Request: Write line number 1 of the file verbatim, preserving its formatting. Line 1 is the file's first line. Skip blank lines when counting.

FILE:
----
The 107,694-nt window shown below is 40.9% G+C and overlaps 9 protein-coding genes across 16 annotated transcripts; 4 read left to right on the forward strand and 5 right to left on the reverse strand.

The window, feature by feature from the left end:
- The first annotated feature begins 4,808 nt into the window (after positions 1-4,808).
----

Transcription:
The 107,694-nt window shown below is 40.9% G+C and overlaps 9 protein-coding genes across 16 annotated transcripts; 4 read left to right on the forward strand and 5 right to left on the reverse strand.